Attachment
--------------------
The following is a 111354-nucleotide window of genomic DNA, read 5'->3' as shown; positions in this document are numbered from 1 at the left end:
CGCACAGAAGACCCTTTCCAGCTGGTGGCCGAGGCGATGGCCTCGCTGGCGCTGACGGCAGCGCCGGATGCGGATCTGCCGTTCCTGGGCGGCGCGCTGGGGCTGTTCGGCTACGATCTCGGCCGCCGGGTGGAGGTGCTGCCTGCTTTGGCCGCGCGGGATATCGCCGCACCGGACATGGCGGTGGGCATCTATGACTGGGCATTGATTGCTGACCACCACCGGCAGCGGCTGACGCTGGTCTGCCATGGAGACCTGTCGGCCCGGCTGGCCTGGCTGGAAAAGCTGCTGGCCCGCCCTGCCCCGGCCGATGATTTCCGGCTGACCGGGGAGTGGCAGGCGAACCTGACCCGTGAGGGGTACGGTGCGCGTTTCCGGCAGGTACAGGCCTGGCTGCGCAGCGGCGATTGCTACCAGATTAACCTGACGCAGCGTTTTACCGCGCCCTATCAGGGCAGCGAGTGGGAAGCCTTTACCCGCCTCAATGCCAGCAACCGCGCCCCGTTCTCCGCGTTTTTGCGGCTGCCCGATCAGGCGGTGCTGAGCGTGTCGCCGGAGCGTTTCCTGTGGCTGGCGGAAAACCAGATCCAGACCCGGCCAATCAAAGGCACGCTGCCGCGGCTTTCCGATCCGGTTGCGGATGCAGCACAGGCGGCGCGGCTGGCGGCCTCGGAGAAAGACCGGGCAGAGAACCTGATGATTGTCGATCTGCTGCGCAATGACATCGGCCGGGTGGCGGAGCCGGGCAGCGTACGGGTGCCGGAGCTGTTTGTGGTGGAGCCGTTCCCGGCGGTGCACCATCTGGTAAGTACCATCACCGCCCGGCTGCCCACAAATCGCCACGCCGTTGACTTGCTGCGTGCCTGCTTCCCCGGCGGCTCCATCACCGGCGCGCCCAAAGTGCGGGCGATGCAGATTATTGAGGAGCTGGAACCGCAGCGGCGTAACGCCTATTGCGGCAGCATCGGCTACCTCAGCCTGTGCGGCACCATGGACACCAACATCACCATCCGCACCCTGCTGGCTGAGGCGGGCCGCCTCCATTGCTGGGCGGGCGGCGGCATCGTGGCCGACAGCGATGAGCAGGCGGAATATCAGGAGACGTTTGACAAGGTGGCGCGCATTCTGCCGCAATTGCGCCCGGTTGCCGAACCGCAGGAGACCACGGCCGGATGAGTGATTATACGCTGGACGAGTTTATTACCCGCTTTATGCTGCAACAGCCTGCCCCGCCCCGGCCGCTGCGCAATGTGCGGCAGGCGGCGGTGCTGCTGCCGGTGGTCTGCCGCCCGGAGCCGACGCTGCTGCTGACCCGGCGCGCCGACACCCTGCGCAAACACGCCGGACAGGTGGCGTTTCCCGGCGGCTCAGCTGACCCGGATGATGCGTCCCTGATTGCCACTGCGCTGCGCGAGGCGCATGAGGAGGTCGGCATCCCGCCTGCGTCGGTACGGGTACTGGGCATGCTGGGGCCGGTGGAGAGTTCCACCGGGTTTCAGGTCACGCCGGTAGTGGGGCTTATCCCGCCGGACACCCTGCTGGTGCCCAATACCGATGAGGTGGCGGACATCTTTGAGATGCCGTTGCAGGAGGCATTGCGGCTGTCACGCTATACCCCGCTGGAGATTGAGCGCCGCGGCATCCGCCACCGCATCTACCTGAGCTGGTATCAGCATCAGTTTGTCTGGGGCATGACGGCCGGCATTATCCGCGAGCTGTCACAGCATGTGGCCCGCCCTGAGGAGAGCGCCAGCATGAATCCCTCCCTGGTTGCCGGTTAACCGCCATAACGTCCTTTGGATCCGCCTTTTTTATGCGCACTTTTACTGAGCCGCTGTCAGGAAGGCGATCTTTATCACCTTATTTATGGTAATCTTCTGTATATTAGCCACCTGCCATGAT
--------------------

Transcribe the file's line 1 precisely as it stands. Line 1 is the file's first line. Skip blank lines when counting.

The following is a 111354-nucleotide window of genomic DNA, read 5'->3' as shown; positions in this document are numbered from 1 at the left end: